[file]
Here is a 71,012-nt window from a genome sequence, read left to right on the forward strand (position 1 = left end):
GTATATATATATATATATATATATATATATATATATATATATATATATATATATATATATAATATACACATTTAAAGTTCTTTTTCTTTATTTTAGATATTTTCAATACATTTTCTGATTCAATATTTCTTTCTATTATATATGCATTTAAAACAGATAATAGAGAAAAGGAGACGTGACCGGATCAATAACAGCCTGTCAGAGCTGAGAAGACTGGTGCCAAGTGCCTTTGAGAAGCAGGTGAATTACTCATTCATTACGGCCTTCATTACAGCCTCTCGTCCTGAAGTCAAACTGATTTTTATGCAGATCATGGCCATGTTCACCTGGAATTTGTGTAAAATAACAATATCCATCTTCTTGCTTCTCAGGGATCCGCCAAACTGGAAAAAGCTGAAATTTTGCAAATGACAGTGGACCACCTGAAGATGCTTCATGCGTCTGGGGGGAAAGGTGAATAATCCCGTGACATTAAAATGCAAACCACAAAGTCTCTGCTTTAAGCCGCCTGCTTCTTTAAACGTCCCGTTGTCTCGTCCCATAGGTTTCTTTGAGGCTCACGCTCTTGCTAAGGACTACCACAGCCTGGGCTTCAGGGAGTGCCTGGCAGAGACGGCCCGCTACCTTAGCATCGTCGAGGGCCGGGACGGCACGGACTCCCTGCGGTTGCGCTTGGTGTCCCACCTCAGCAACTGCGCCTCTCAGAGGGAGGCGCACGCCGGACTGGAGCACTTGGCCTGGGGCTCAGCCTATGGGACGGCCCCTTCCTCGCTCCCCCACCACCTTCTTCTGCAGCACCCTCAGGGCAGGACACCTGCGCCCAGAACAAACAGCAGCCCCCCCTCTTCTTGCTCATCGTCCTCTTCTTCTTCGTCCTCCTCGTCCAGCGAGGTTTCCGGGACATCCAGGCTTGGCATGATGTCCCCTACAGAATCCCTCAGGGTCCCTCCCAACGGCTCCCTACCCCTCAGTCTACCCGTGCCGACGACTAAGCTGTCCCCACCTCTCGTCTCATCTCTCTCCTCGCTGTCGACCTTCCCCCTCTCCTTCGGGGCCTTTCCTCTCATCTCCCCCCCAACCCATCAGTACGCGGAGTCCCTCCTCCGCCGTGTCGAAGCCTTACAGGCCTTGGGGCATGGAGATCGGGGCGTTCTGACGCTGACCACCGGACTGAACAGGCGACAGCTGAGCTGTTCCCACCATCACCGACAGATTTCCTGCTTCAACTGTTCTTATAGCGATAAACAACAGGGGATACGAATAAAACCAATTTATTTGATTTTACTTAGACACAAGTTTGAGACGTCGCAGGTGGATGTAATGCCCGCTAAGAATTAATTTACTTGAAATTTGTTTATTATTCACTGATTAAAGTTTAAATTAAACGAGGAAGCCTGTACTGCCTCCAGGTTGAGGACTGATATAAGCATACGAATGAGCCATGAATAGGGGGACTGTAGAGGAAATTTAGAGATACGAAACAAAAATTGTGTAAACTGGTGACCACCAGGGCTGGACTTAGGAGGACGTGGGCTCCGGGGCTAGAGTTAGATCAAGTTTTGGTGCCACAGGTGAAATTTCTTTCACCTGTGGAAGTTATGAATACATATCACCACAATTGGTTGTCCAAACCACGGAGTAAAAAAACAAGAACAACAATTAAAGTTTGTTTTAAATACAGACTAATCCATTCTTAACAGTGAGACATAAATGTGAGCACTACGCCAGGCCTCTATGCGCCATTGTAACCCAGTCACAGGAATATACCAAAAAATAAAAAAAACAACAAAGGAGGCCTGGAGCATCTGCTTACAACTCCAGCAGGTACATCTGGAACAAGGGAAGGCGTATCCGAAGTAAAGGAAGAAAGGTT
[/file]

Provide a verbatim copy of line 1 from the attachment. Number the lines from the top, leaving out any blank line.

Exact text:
Here is a 71,012-nt window from a genome sequence, read left to right on the forward strand (position 1 = left end):